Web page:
Reading the Alex Winners

Because of my job as a collection development librarian for Mackin, I don’t have much time to read adult books—and so I don’t usually even try to predict the Alex winners. Most years I might recognize only one or two of them. This year, however, I had not only read one of them already, but I had four others on my TBR list!

I’ve taken some time this February to read a few of the winners; I enjoyed them all and agree that they are great recommendations for older teens.



Confessions by Kanae Minato. 9780316201148. 2014. Gr 11-Adult.

On the day she retires, a teacher tells her class of 13-year-olds the story of the death of her preschool daughter, who had drowned in a pool. The police have classified it as an accident, but the teacher knows it was a murder…and she knows that the two responsible are in her own class. She assures them that she will not go to the police, because she wants her own revenge—and she confesses what she has done.  From here, the story is told by several other narrators who have their own confessions to make, finally returning to the teacher who has one last admission before declaring that her revenge is over.

In addition to being a great story, this book would be a great conversation starter about morality, revenge, and punishment.

Everything I Never Told You


Everything I Never Told You by Celeste Ng. 9781594205712. 2014. Gr 11-Adult.

Lydia is dead. But they don’t know this yet.”  A Chinese-American family in 1977 is about to find out that 16-year-old Lydia is dead, drowned in the nearby lake. Her death is ruled a suicide by the police, but the family members can’t believe it.  Going all the way back to the childhood desires of both her mother and her father, this beautiful novel explains everything that led up to and contributed to Lydia’s death. The author reveals that the importance lies not on what each family member said, but on “everything I never told you.”  In a compelling and heartfelt—but never preachy—story, she shows how important the lack of communication was to this family.

Lock In


Lock In by John Scalzi. 9780765375865. 2014. Gr 11-Adult.

In the fairly near future, a disease has swept across the world, leaving many of the survivors in a locked-in state, aware of everything around them but unable to move or talk. Because the president’s wife was left in this condition, much money went into research to help these victims. Since then many of them have had neural networks installed in their brains that allow them to borrow the bodies of human “Integrators” for a time.

Rookie FBI agent Chris Shane and his partner Leslie Vann investigate a murder that is complicated by the fact that the killer is an Integrator, and contrary to past experiences, he doesn’t remember what happened. And that means the real criminal is locked in—and he didn’t just borrow a body, but took it over completely. This case will take the agents further into the business world of technology and into a whole new culture.



The Martian by Andy Weir. 9780804139021. 2014. Gr 10-Adult.

A space crew has been on Mars for only a few days when a huge storm forces them to leave. But as they race to their ship, Mark, one of the astronauts, is knocked down and left for dead, and the rest of the crew begins their return flight to Earth.  However, Mark isn’t dead, and when he awakes to realize that he is all alone on the planet, he also understands that he doesn’t have much hope of survival. What he does have, though, is a scientist’s knowledge, a handyman’s ingenuity, and a great sense of humor—and that last quality may be his most important.  Oh, and he also has a few potatoes.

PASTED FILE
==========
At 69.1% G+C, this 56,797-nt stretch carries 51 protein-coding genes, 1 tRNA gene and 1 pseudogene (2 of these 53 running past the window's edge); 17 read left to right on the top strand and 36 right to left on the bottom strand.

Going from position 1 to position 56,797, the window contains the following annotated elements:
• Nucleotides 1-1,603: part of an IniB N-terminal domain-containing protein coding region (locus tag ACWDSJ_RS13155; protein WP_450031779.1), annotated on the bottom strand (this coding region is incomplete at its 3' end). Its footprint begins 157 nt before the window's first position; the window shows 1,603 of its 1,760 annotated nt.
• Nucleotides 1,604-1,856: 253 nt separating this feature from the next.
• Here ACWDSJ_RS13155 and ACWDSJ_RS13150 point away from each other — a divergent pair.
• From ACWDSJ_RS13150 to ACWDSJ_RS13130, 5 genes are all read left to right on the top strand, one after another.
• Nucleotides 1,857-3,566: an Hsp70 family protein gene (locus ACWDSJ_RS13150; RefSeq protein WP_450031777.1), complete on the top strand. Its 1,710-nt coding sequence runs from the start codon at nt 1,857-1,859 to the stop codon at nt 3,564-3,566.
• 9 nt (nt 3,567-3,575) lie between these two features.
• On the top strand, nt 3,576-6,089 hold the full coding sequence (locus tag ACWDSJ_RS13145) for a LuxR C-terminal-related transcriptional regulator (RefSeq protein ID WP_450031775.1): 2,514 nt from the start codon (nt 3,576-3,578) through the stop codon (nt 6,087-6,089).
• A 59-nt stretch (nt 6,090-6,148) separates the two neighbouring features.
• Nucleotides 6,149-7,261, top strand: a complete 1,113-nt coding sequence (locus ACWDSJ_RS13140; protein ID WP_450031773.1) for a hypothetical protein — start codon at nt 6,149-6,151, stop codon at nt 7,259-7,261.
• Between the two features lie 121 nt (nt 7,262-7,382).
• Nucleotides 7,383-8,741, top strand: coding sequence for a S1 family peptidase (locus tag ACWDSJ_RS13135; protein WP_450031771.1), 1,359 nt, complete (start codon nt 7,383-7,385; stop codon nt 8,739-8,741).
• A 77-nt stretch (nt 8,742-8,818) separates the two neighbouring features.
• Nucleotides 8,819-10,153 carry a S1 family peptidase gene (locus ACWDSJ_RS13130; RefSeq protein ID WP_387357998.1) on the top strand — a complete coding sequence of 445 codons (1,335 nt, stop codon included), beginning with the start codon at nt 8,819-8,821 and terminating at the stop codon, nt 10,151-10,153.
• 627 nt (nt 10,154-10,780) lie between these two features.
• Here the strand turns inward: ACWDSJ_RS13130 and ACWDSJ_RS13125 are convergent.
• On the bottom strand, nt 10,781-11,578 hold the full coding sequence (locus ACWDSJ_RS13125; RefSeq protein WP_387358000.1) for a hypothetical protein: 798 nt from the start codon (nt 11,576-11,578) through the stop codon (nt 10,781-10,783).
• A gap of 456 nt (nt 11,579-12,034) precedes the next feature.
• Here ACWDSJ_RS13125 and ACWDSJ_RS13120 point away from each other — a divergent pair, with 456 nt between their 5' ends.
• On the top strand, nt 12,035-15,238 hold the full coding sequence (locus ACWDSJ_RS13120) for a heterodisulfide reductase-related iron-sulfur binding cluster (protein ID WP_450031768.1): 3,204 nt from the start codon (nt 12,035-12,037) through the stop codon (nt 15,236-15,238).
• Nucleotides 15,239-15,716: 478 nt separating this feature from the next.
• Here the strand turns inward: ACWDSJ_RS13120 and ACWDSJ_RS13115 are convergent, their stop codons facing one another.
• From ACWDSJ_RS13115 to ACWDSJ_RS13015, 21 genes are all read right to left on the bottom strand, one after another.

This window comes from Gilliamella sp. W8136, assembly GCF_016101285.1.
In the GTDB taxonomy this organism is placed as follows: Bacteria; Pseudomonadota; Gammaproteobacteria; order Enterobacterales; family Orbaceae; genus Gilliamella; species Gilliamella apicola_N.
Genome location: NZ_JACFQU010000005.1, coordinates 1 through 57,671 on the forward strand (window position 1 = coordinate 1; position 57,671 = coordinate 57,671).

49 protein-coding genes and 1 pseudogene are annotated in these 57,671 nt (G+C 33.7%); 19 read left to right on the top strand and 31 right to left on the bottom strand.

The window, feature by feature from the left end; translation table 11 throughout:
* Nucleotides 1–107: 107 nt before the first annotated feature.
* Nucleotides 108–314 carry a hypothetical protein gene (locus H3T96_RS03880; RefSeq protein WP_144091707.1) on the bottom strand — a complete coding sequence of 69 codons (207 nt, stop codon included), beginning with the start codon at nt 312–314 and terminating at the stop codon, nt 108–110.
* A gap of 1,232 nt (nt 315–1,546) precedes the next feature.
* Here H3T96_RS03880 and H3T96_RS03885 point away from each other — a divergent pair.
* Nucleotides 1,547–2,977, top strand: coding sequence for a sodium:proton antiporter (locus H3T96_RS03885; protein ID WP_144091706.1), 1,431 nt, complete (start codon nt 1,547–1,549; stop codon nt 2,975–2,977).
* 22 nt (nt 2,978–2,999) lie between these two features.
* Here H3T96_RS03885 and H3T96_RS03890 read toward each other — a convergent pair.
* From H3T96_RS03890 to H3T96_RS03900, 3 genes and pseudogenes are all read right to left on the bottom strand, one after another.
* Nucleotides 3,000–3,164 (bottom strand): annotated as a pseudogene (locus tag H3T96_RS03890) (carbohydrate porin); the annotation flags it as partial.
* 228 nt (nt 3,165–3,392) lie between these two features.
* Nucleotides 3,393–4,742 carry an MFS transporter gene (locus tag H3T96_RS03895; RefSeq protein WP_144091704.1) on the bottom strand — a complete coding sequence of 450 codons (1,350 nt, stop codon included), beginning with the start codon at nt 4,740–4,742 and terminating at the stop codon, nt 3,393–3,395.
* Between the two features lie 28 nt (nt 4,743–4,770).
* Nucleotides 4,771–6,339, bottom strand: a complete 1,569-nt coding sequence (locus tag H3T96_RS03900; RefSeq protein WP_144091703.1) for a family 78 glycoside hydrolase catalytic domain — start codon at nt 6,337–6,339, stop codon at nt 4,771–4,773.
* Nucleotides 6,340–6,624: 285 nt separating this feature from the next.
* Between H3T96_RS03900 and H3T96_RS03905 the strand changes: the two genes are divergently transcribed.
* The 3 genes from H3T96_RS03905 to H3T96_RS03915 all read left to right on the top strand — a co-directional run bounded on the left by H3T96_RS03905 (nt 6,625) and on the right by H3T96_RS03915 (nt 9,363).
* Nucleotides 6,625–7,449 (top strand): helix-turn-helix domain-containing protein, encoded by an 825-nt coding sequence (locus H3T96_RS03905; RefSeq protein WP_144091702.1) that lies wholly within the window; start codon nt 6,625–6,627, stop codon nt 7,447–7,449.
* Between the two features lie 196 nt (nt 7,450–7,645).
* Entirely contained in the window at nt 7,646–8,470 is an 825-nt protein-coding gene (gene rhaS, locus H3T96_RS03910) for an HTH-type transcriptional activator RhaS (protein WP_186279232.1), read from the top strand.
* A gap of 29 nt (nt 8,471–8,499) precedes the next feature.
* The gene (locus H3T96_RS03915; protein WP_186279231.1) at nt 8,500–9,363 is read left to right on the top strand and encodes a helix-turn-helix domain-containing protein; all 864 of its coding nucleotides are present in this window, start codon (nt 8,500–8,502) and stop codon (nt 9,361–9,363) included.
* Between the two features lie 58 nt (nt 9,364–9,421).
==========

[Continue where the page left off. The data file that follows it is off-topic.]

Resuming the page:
This page-turner will be especially of interest to people who like math and science.  Now I ‘m not much of a math person, but even though I couldn’t often follow the math explanations, I was able to scan the technical parts enough to know what was going on. It is a great story of determination—not only from Mark, but also from Mission Control on Earth and from Mark’s crew mates as they defy orders to try to save Mark before all his options run out.

Terrorist's Son


The Terrorist’s Son : A Story of Choice by Zak Ebrahim. 9781476784809. 2014. Gr 11-Adult.

Terrorism often runs in families, since the children of these radicals are raised on bigotry, hatred, and violence. In his memoir, however, Zak Ebrahim shows that this does not have to be true. His first memories of his father were good ones of a man who loved his family and had high hopes for their future. A series of misfortunes, however, took away that hope and left nothing but anger and vengeance. Zak’s father is El-Sayyid Nosair, who was convicted and imprisoned for his part in the murder of Rabbi Meir Kahane, the leader of the Jewish Defense League. While in prison, he was one of the masterminds of the bombing of the World Trade Center in 1993.

In this memoir, Zak proves by his own life that turning to hatred is not a foregone conclusion for those raised in a violent, fundamentalist environment. Nor is it the only reaction to bullying and intimidation, which he experienced not only by people who found out who his father was, but also by his cruel classmates. In fact, he argues with his champions Gandhi and Martin Luther King, Jr., that nonviolence is the only way to solve our problems.



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